Ref punctures, I had 6 spare tyres and wheels on top of the van, 4 studded and 2 all season spares, studded were purchased from a breakers yard and where in mint condition at a considerable saving

I would at the very least get proper winter tyres and chains

The reason for 2 spares is the amount of punctures on rural roads, buy your own puncture fixing kit from “Canadian tyre” for a few dollars,

Have spare large fuel can, fan belt, bulbs and tyre pump

Chuck a couple of heavy weight cheap synthetic sleeping bags in the back in case you break down or want to sleep the night, large supermarkets were selling an excellent dense foam sleeping mat, 4” thick for approx $20ish

I would drive very carefully if traveling at night in certain parts of rural Canada outside of the town due to the moose that have a habit of just walking out on to the road, I had one close call

You have a good chance of getting your money back at the end of the winter season as it’s the start of the summer season and camper and are in demand then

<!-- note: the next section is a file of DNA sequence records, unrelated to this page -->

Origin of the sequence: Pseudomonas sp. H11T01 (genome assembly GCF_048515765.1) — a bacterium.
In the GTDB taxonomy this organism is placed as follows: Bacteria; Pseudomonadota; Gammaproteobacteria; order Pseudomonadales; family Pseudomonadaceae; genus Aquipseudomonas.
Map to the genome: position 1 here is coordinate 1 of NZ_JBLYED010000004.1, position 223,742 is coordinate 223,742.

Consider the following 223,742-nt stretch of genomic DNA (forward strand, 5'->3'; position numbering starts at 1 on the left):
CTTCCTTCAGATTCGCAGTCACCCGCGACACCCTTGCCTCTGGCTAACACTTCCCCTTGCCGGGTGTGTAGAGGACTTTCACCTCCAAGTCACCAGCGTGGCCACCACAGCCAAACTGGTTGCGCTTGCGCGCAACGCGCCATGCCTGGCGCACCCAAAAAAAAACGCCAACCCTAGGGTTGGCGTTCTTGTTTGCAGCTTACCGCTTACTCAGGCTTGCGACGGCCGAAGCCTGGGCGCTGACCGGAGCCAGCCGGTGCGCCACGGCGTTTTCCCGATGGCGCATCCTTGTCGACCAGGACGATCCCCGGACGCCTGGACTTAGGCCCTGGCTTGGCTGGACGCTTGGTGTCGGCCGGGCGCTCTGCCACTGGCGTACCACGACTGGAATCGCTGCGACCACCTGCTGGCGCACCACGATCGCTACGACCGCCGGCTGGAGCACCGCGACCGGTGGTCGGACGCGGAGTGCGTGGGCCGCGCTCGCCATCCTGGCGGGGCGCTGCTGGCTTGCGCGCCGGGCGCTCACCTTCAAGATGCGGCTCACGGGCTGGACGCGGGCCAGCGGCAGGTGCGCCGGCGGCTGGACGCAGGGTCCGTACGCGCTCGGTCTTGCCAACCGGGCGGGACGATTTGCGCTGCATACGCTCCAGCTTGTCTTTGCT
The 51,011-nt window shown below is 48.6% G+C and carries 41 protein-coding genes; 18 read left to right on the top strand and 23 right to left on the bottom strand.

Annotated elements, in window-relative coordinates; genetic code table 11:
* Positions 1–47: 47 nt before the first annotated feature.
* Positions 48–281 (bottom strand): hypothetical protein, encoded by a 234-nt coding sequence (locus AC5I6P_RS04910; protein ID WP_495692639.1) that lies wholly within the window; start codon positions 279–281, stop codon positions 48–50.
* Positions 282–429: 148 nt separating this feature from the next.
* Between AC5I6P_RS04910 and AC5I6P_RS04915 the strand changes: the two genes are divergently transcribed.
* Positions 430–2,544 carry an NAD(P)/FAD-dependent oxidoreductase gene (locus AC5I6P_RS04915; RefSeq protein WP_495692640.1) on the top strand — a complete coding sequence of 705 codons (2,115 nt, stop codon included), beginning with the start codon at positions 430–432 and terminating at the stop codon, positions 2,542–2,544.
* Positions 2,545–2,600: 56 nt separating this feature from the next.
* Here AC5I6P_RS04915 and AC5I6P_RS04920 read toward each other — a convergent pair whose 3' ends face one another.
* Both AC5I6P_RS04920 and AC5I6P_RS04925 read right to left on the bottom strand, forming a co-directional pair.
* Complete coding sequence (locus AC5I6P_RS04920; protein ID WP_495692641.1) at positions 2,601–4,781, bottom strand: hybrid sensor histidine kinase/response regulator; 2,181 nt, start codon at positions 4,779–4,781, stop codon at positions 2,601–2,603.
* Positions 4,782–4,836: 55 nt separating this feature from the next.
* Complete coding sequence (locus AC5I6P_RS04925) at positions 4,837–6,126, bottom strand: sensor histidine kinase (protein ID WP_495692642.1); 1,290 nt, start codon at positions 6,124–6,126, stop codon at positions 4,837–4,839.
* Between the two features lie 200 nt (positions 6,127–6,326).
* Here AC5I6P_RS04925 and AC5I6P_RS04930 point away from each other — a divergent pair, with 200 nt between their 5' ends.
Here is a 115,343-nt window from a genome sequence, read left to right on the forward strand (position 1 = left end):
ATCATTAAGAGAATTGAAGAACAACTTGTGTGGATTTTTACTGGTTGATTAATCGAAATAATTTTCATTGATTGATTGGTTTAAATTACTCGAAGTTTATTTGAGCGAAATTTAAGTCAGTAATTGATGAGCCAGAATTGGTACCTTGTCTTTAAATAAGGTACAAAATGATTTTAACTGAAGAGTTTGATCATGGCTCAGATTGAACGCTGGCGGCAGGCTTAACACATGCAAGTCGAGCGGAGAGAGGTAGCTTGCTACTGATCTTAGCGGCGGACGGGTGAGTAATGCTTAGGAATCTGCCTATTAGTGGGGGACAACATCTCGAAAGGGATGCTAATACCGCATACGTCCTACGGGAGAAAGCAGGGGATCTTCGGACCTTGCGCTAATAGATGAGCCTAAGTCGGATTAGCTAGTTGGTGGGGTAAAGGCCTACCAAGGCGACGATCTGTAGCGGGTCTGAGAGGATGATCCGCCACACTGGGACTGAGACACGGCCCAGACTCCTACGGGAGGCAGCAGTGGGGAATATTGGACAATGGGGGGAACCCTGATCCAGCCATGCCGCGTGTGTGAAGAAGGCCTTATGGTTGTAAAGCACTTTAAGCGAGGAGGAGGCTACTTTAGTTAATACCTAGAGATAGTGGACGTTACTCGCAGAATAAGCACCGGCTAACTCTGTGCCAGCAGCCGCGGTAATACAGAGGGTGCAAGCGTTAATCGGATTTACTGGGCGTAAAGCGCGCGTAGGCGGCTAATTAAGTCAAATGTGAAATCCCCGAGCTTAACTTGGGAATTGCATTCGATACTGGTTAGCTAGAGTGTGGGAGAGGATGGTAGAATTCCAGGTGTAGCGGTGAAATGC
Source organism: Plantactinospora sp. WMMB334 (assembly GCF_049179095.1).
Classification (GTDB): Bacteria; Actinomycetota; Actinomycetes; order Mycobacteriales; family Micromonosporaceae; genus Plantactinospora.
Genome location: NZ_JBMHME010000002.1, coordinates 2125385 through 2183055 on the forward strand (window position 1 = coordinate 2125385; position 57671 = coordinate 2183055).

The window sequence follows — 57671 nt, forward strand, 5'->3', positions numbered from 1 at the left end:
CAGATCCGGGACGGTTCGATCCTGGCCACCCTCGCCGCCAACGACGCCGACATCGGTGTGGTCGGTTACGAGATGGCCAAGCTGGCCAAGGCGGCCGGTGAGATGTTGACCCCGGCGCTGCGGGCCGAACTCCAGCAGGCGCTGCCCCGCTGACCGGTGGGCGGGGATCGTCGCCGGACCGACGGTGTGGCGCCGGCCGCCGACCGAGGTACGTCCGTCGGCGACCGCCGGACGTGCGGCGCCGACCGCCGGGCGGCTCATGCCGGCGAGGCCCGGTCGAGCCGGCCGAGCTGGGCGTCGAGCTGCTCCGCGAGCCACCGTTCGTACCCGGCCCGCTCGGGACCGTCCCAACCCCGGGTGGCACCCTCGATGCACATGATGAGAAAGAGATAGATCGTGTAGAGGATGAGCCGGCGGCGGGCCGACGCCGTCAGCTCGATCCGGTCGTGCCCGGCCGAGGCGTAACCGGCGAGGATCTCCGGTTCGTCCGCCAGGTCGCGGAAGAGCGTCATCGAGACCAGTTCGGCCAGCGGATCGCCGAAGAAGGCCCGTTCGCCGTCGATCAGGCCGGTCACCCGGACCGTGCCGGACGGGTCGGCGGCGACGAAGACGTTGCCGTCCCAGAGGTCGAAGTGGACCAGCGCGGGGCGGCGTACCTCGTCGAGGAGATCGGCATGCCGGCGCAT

I visited Rossland briefly and for what it’s worth got a really good impression, small town vibe, nice people and by all accounts a great ski area

I personally would at some point use the opportunity to travel to other interior resorts, for company and to split fuel costs on long journeys put a note up at the back packers in town, for a single guy it’s a great way of meeting some really cool woman, a long road trip is like condensing several dates in to one day Very Happy
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@Fish_Head

Thanks for the sound car advice. I'm hiring a car for the first 2 weeks, not sure what equipment it will come with but assuming that winter tires and chains will be an option when I pick up. I think a friend bought a Dodge Grand Caravan for stealth camping in the states, says that she got through some snow that other cars struggled with. Think any form of Toyota AWD would also be a sound choice. I bought a town ace in NZ and it was great despite been 25 years old.